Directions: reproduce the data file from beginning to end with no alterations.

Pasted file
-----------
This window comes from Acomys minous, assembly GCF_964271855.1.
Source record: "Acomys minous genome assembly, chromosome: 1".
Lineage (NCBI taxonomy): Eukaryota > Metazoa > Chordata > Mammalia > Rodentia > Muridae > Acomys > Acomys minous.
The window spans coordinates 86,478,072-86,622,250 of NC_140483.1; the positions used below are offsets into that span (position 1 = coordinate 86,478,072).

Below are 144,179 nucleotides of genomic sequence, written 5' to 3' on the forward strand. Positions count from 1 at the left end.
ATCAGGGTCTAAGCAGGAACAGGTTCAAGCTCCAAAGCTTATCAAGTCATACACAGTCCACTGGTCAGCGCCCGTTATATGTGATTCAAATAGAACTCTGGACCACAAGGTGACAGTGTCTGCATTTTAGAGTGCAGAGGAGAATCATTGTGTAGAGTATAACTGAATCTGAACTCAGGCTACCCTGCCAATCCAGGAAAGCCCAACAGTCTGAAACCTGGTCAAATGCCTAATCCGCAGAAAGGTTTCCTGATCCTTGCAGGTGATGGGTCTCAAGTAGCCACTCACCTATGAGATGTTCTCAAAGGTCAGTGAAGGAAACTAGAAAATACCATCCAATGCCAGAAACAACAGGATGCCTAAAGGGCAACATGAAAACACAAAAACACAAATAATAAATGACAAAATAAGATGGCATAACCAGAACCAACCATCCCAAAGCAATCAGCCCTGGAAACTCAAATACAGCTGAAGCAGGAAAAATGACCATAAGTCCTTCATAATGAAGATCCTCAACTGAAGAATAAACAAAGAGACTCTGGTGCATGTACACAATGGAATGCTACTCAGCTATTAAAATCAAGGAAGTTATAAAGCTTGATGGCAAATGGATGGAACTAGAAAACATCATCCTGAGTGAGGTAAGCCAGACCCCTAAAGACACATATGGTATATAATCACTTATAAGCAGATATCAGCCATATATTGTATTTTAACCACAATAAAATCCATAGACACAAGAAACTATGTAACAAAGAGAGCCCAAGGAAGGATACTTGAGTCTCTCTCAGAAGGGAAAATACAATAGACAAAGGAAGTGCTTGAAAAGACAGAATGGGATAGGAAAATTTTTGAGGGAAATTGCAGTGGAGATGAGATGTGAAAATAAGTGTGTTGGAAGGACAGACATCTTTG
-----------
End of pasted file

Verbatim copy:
This window comes from Acomys minous, assembly GCF_964271855.1.
Source record: "Acomys minous genome assembly, chromosome: 1".
Lineage (NCBI taxonomy): Eukaryota > Metazoa > Chordata > Mammalia > Rodentia > Muridae > Acomys > Acomys minous.
The window spans coordinates 86,478,072-86,622,250 of NC_140483.1; the positions used below are offsets into that span (position 1 = coordinate 86,478,072).

Below are 144,179 nucleotides of genomic sequence, written 5' to 3' on the forward strand. Positions count from 1 at the left end.
ATCAGGGTCTAAGCAGGAACAGGTTCAAGCTCCAAAGCTTATCAAGTCATACACAGTCCACTGGTCAGCGCCCGTTATATGTGATTCAAATAGAACTCTGGACCACAAGGTGACAGTGTCTGCATTTTAGAGTGCAGAGGAGAATCATTGTGTAGAGTATAACTGAATCTGAACTCAGGCTACCCTGCCAATCCAGGAAAGCCCAACAGTCTGAAACCTGGTCAAATGCCTAATCCGCAGAAAGGTTTCCTGATCCTTGCAGGTGATGGGTCTCAAGTAGCCACTCACCTATGAGATGTTCTCAAAGGTCAGTGAAGGAAACTAGAAAATACCATCCAATGCCAGAAACAACAGGATGCCTAAAGGGCAACATGAAAACACAAAAACACAAATAATAAATGACAAAATAAGATGGCATAACCAGAACCAACCATCCCAAAGCAATCAGCCCTGGAAACTCAAATACAGCTGAAGCAGGAAAAATGACCATAAGTCCTTCATAATGAAGATCCTCAACTGAAGAATAAACAAAGAGACTCTGGTGCATGTACACAATGGAATGCTACTCAGCTATTAAAATCAAGGAAGTTATAAAGCTTGATGGCAAATGGATGGAACTAGAAAACATCATCCTGAGTGAGGTAAGCCAGACCCCTAAAGACACATATGGTATATAATCACTTATAAGCAGATATCAGCCATATATTGTATTTTAACCACAATAAAATCCATAGACACAAGAAACTATGTAACAAAGAGAGCCCAAGGAAGGATACTTGAGTCTCTCTCAGAAGGGAAAATACAATAGACAAAGGAAGTGCTTGAAAAGACAGAATGGGATAGGAAAATTTTTGAGGGAAATTGCAGTGGAGATGAGATGTGAAAATAAGTGTGTTGGAAGGACAGACATCTTTG